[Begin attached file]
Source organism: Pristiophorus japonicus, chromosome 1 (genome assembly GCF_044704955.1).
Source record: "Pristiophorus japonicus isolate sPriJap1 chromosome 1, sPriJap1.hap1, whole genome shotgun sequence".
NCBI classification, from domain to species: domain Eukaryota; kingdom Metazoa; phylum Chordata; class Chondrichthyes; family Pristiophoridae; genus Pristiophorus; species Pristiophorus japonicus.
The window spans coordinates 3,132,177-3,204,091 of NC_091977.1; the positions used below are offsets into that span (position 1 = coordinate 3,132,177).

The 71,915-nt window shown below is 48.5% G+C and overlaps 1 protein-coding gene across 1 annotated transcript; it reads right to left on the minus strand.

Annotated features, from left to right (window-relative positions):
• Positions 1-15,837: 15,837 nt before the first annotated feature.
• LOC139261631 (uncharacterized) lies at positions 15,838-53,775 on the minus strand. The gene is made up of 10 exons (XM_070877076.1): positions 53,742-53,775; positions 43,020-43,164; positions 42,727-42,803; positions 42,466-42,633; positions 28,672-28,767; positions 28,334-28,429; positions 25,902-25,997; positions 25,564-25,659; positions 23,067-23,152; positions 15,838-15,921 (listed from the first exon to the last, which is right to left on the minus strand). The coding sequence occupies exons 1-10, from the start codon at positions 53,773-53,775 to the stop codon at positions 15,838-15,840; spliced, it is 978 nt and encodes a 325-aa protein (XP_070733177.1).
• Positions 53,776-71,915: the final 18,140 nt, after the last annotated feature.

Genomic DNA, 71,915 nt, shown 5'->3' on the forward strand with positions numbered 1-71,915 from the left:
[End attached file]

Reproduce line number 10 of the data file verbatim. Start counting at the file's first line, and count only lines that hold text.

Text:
Genomic DNA, 71,915 nt, shown 5'->3' on the forward strand with positions numbered 1-71,915 from the left: